Stomach Pain After Drinking Alcohol
You have known you have depression for years, since your middle school days. Being bullied, going through puberty early, and being the awkward tall girl led you to a pretty low self-image. Not to mention you never seemed to lose your “baby fat,” leaving you tall and curvy at the same time. The bullying was harsh and frequent as you continued through middle school, which led to you turning to vices to cope at the young age of 13.
You continued to drink throughout your life, but as you reached your 30s, you found it was much harder to recover. Each night of binge drinking was met with an unbelievable hangover, and you would have stomach pains with nausea that would last all day into the evening. You had heard stories from your friends about how they can’t drink like they used to, but you never stopped. Why are you having such pain now? Is there something more serious going on?
In 2022, 35% of Hillsborough County high school students reported using alcohol, while 11.6% experienced at least one blackout. At Clean Recovery Centers, we understand that excessive alcohol use can go beyond just a simple hangover. Our three-phase approach to addiction treatment is able to address mental health as well as physical conditions caused by alcohol use disorder. Why does stomach pain after drinking alcohol occur? Let’s take a look into this further.
Alcohol Use Disorder (AUD) And Stomach Pain
Most of us have experienced a hangover at some point in our lives. The familiar pain of a throbbing headache, dizziness even though you stopped drinking hours ago, and stomach pain that usually results in vomiting. Even the sight of food is enough to make your stomach toss and turn. This is because alcohol irritates the lining of the stomach and intestines. While typically hangover symptoms go away within a few hours (or for those beyond their 30s a whole day), there are conditions that alcohol can trigger that keep stomach pain hanging around. Those who are living with an alcohol use disorder are more prone to experiencing complications with the stomach and digestive system.
Stomach Ulcer From Alcohol
Alcohol irritates the stomach lining and can cause inflammation and weakening. The main way alcohol is absorbed is through linings in the digestive tract. When alcohol is consumed heavily, over time the weakening in the linings can break open. In the stomach, this is known as a peptic ulcer. Symptoms of a peptic ulcer include:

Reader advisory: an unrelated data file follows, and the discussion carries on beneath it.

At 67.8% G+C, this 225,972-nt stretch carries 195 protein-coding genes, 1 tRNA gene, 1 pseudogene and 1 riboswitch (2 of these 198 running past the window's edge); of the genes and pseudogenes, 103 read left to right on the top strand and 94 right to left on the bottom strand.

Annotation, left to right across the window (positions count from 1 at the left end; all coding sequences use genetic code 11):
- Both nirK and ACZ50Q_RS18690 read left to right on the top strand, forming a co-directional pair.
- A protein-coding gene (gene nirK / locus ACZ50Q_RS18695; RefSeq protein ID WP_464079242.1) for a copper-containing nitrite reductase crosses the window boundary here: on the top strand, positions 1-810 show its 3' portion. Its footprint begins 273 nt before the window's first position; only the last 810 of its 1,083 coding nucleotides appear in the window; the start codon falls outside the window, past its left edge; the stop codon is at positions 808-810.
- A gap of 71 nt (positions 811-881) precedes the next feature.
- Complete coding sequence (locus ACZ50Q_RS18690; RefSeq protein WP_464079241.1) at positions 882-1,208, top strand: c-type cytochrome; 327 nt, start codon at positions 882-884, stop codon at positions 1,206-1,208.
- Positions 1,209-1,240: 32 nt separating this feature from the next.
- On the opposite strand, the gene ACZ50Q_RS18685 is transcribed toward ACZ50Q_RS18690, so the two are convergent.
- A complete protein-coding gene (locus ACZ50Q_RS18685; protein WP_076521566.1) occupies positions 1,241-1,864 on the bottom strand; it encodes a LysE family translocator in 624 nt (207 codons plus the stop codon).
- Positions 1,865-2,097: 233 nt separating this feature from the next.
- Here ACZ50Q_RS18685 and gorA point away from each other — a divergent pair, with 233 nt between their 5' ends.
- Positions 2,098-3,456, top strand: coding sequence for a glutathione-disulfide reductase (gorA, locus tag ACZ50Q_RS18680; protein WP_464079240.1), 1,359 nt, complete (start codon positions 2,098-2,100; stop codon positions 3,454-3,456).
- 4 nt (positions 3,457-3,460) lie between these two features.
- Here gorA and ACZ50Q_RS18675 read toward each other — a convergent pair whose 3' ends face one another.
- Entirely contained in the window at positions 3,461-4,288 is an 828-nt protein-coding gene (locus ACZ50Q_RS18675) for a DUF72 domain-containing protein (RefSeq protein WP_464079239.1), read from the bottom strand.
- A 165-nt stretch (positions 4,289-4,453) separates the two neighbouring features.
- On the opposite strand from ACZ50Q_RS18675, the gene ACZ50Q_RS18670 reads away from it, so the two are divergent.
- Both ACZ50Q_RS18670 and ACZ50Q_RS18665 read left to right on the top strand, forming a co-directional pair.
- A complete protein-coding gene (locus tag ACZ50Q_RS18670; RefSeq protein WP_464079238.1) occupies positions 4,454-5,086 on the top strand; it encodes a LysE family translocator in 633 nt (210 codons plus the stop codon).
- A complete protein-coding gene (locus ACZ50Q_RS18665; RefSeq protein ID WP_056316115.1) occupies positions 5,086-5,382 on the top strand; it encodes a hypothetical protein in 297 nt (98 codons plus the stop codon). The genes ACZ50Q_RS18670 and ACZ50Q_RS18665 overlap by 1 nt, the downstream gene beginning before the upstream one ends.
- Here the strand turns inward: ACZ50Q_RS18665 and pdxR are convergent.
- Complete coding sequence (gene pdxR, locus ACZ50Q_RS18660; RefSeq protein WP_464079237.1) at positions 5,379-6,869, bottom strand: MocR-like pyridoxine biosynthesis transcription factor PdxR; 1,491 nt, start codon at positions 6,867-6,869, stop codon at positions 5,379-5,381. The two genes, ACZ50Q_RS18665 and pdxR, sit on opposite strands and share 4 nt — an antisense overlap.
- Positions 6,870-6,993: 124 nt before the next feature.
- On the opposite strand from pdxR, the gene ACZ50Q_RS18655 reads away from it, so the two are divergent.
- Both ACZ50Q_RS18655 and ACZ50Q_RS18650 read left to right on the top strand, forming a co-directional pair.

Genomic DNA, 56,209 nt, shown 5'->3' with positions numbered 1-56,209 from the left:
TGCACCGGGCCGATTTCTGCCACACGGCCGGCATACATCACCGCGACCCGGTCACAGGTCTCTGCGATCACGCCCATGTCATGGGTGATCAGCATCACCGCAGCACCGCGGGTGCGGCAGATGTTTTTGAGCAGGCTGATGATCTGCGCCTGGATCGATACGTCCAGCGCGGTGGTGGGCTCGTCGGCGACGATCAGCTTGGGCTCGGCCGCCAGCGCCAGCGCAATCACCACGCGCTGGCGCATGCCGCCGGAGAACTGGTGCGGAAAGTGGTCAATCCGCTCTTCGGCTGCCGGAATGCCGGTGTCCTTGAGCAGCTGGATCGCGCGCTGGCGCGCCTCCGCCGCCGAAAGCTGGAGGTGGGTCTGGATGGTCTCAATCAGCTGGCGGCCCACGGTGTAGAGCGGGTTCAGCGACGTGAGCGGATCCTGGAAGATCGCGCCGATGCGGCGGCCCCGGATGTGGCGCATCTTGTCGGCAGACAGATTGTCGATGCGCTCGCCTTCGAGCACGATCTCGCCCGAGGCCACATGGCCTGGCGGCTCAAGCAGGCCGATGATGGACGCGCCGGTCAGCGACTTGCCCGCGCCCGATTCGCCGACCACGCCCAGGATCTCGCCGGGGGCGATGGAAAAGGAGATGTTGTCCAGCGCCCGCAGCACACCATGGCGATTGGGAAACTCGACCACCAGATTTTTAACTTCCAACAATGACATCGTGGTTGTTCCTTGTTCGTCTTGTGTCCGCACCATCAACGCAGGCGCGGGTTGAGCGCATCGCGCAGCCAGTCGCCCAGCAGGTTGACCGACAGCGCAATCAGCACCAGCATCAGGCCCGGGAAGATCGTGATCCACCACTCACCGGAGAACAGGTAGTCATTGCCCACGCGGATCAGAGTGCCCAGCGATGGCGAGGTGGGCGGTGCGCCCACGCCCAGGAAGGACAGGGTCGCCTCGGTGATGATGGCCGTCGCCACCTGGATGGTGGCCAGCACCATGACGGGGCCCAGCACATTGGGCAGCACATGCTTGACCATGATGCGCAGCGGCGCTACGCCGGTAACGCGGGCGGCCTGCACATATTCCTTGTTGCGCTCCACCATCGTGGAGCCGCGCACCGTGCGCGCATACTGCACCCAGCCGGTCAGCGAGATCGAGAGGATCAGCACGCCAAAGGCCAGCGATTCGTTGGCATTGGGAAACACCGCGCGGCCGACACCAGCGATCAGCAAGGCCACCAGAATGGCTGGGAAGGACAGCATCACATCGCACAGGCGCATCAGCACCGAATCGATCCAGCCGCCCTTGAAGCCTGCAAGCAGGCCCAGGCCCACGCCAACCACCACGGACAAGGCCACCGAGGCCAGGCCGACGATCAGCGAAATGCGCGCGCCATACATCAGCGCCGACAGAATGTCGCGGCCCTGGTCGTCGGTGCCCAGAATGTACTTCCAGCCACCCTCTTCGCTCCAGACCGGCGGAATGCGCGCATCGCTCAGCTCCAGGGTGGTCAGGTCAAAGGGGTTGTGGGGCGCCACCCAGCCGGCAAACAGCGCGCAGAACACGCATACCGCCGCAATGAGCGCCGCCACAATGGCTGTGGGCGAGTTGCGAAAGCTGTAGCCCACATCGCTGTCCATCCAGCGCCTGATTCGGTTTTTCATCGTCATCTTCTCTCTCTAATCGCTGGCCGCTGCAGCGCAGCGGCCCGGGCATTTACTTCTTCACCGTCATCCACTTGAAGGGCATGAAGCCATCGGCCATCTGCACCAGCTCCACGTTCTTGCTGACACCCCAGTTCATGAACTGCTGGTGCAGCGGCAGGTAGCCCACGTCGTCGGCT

- Vomiting with the possible presence of blood
- Stomach pain
- Loss of appetite
Those who are already prone to stomach ulcers are recommended to drink only in moderation. Over-the-counter and prescription medications can be used to treat ulcers and taking preventative measures can help keep them at bay. However, if an ulcer is left untreated for too long or continues to come back after treatment, surgery is the next option.
Drug Interactions With Alcohol
Anytime you are taking medication prescribed by a doctor, it is important to always ask about possible interactions. Many drugs can have negative and severe side effects when mixed with alcohol – even as little as one drink. Common medications that should not be mixed with alcohol include:
- Allergy medicines such as Benadryl or Claritin
- Anti-anxiety medicines such as Xanax or Ativan
- Arthritis medications
- Many antidepressants especially monoamine oxidase inhibitors (MAOIs)
- High blood pressure and cholesterol medications
- Medications for nausea and motion sickness
- Pain relievers
The list of possible medications that interact with alcohol is extensive which is why it is always best to ask your doctor before drinking. Pain relievers, arthritis medications, and high cholesterol medications are most likely to cause stomach pain with alcohol and can increase the risk of serious complications.
Illicit substances can also cause adverse reactions when mixed with alcohol. Opioids and stimulants (cocaine, meth) already cause stomach and digestive problems on their own. When mixed with alcohol, the damage can become severe and be permanent. When bowel tissues die, they release toxins into the body. This is a life-threatening condition and medical attention is needed as soon as possible.
Alcohol Withdrawal Syndrome And Gastrointestinal Symptoms